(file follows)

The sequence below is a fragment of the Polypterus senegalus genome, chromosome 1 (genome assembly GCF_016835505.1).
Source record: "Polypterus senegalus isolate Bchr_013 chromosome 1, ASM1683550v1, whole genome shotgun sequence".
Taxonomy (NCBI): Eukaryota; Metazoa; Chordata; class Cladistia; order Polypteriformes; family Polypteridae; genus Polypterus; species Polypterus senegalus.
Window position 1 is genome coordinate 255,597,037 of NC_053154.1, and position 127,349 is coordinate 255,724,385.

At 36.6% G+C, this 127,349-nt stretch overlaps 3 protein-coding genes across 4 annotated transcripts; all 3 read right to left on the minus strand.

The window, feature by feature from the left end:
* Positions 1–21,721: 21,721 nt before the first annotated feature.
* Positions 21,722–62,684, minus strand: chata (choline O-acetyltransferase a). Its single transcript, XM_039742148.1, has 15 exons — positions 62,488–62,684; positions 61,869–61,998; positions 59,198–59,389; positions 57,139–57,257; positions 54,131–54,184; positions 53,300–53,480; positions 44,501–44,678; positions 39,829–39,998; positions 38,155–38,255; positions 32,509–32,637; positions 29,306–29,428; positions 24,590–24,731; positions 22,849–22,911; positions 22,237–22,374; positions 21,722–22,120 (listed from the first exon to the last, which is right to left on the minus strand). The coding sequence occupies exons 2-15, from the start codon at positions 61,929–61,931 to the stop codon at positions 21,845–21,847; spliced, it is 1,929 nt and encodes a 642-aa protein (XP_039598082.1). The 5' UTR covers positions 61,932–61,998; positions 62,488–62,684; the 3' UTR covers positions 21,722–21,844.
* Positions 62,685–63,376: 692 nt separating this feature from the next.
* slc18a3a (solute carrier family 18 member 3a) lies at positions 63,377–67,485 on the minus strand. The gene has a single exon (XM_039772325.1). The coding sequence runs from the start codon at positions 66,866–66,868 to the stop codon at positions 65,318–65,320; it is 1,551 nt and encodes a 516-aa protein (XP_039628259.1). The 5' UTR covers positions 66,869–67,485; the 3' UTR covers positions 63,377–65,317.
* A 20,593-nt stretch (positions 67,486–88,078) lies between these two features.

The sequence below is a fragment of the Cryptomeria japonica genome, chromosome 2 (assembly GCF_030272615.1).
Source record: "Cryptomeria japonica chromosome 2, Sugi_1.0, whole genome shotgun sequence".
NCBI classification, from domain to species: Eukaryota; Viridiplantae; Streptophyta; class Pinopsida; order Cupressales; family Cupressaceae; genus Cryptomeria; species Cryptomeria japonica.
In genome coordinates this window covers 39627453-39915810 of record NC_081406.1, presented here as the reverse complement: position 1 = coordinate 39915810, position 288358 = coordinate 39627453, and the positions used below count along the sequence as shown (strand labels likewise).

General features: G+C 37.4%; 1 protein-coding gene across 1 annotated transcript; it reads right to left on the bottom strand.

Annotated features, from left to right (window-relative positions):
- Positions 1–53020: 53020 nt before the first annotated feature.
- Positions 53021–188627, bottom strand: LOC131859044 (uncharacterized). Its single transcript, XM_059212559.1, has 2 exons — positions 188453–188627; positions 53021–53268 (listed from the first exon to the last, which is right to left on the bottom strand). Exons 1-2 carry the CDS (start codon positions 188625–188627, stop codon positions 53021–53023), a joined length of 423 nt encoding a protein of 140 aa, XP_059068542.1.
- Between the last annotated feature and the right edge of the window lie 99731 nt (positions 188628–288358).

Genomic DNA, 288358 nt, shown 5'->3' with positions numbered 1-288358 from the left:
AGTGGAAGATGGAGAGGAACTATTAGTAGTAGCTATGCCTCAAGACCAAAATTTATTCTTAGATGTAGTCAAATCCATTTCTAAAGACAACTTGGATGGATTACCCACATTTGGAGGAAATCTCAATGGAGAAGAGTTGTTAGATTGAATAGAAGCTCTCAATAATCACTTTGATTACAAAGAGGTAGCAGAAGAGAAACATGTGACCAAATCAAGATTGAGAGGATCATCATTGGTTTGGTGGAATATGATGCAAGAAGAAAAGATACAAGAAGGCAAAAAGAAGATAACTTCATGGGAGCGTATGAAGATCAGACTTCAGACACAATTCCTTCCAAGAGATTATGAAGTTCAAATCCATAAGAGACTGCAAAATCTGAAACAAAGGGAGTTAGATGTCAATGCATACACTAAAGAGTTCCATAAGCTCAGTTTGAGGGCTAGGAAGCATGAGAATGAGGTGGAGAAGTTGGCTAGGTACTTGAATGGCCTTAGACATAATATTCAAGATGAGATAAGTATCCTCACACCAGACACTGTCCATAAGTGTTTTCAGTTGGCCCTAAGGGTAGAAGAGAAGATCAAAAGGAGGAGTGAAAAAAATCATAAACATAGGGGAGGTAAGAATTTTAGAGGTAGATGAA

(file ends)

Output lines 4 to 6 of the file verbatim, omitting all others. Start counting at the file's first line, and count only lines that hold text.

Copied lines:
Window position 1 is genome coordinate 255,597,037 of NC_053154.1, and position 127,349 is coordinate 255,724,385.

At 36.6% G+C, this 127,349-nt stretch overlaps 3 protein-coding genes across 4 annotated transcripts; all 3 read right to left on the minus strand.

The window, feature by feature from the left end: